Oct 7 (Reuters) - These are some of the leading stories in Hong Kong newspapers on Monday. Reuters has not verified these stories and does not vouch for their accuracy.
-- The Hong Kong government is studying the feasibility of selling confiscated goods such as cars at "electronic auctions". Two mainland provinces already sell such items on the Taobao site and at least one police force in Britain is using eBay to sell goods seized from criminals. The government Logistics Department said the study was at a preliminary stage and it had not decided what platform to use. (link.reuters.com/fuj63v)
-- Mainland Chinese companies and individuals are ramping up purchases of property in California, accounting for an increasingly significant share of real estate deals in the Golden State. Property agents in San Francisco and Los Angeles fly in groups of Chinese investors to buy property, said Robert Pearce, a director of Blackfish, a company that markets United States real estate. (link.reuters.com/guj63v)
-- Hong Kong mattress maker Sinomax, which has some 500 shops and points of sale in Shenzhen, Guangzhou, Shanghai, and Beijing, is planning to raise HK$1.17 billion ($150.9 million) in an initial public offering on the local bourse, according to sources. Herbal tea chain operator Hung Fook Tong Holdings, which operates 120 shops in Hong Kong and the mainland, is also considering a listing on the Hong Kong stock exchange. (link.reuters.com/kuj63v)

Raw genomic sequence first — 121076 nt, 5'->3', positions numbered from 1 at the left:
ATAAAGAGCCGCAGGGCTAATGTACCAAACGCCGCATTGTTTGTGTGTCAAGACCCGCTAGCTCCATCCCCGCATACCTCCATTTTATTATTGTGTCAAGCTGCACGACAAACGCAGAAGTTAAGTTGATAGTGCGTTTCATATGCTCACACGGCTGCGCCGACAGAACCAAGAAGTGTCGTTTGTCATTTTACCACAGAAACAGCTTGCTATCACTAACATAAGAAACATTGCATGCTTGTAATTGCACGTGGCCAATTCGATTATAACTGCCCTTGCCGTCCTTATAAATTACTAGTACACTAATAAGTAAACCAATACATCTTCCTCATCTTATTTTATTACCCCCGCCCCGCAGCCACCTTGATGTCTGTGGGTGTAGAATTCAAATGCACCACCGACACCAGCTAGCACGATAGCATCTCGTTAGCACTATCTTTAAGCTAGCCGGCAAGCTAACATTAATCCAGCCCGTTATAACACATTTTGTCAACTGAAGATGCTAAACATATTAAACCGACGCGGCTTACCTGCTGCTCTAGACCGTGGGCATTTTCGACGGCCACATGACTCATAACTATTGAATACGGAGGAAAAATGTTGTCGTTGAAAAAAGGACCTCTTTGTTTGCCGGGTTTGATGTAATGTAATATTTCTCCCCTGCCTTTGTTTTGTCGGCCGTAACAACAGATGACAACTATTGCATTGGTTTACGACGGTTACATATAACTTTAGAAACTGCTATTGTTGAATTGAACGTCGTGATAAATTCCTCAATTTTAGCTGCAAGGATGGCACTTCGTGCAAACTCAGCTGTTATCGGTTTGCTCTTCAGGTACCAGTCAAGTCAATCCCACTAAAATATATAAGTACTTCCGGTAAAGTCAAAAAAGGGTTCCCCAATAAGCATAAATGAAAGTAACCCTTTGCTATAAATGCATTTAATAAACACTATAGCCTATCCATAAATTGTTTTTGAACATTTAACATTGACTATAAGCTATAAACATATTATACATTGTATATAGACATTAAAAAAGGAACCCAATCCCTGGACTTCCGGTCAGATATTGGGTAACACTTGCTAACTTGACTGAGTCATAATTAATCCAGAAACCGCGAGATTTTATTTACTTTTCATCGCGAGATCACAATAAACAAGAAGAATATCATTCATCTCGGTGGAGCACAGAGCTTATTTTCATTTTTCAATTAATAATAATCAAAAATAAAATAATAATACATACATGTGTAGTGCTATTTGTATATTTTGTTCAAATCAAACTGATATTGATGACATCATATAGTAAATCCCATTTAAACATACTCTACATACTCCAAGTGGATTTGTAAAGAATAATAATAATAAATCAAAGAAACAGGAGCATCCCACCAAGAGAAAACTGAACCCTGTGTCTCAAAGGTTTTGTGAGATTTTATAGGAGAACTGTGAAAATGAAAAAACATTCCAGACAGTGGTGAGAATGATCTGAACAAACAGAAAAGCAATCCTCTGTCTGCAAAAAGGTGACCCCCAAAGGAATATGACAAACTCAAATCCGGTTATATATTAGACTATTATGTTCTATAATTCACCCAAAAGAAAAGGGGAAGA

-- Sun Hung Kai Properties is offering cash rebates ranging from HK$385,200 ($49,700) to several million dollars at luxury project The Cullinan, in yet another sign of a sluggish market. (link.reuters.com/muj63v)
-- At least 12 companies, including Chongqing Bank and Power Assets’ Hongkong Electric, are aiming to seek a listing in the city before the end of 2013, raising up to an estimated HK$72.1 billion ($9.30 billion), according to market estimates.
-- Cruise ship leasing firm Success Universe Group Ltd plans to develop high end shopping mall in Macau in a bid to capture growth as the city further develops, according to deputy chairman Hoffman Ma.
For Chinese newspapers, see............... ($1 = 7.7547 Hong Kong dollars) (Reporting by Donny Kwok in Hong Kong; Editing by Anand Basu)